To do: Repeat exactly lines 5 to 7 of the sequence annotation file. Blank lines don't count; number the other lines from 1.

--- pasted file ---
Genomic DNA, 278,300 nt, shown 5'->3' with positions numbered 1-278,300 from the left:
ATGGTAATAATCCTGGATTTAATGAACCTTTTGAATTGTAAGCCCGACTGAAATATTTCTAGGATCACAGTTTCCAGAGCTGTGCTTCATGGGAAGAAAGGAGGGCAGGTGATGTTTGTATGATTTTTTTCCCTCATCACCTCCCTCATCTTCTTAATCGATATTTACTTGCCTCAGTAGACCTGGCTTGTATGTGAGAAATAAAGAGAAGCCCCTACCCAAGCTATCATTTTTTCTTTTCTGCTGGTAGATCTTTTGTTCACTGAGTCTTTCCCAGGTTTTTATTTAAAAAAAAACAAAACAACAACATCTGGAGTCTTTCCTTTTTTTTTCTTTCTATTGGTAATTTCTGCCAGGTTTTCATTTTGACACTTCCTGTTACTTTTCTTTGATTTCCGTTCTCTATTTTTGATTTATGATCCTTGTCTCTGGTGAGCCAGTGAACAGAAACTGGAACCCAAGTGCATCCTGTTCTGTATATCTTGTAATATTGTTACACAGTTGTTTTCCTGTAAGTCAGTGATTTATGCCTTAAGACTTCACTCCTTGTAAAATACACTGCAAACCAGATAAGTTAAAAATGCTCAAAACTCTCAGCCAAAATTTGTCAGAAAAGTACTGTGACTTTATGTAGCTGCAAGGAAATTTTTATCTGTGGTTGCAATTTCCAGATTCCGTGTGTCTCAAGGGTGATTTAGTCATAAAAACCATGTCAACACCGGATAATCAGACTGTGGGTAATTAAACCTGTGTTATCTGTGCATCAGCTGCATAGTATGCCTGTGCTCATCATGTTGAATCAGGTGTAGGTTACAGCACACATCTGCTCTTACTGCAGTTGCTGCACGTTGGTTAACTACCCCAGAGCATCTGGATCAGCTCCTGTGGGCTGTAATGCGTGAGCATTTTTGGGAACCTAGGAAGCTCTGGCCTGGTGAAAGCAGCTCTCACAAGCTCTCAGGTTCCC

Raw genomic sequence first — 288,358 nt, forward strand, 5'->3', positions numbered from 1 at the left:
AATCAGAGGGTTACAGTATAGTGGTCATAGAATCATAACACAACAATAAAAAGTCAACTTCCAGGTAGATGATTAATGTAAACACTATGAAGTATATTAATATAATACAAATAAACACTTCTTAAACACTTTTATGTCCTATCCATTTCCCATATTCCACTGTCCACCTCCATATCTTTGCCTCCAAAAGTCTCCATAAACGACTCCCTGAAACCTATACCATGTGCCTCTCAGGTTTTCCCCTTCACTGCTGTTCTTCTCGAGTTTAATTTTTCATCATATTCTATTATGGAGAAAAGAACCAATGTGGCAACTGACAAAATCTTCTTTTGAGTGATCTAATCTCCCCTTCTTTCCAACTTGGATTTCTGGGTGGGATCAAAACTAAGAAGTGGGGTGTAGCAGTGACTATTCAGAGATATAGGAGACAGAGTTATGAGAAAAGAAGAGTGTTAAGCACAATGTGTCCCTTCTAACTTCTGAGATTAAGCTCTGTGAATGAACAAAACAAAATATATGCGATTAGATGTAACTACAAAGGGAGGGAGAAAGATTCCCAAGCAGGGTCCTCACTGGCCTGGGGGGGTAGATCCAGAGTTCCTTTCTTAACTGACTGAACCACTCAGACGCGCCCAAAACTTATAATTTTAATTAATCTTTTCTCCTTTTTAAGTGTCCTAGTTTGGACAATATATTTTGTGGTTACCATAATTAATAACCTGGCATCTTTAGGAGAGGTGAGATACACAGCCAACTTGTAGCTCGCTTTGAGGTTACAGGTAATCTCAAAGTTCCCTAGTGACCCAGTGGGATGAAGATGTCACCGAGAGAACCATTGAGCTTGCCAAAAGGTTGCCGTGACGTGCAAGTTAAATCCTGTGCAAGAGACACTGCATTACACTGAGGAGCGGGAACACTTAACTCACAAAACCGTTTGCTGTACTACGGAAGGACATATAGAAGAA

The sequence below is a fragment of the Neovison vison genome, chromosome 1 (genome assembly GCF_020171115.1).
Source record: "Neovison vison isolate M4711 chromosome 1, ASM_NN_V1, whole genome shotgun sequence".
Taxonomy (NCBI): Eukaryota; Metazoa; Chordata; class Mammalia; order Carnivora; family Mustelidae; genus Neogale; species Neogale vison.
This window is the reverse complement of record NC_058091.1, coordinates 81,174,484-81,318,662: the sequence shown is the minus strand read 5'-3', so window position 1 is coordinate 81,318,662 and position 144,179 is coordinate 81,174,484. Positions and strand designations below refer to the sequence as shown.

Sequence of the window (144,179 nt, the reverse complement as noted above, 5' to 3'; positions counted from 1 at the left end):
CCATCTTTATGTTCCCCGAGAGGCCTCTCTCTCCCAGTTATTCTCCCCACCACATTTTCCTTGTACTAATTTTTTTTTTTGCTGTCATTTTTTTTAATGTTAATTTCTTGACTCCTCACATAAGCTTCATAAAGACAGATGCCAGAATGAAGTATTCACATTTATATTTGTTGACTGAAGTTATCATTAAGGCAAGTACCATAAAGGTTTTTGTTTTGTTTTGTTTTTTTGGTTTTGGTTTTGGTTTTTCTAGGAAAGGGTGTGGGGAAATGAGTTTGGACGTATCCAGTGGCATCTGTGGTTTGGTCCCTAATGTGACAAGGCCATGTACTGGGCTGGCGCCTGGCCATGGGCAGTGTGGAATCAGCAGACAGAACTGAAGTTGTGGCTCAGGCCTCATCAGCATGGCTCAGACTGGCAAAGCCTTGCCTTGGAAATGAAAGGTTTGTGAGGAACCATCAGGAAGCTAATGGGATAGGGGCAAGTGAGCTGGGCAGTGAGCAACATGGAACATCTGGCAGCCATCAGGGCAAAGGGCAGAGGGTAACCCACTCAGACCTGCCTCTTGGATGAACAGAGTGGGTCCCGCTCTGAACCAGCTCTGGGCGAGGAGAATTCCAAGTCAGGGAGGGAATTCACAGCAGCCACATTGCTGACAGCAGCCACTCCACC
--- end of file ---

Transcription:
The sequence below is a fragment of the Neovison vison genome, chromosome 1 (genome assembly GCF_020171115.1).
Source record: "Neovison vison isolate M4711 chromosome 1, ASM_NN_V1, whole genome shotgun sequence".
Taxonomy (NCBI): Eukaryota; Metazoa; Chordata; class Mammalia; order Carnivora; family Mustelidae; genus Neogale; species Neogale vison.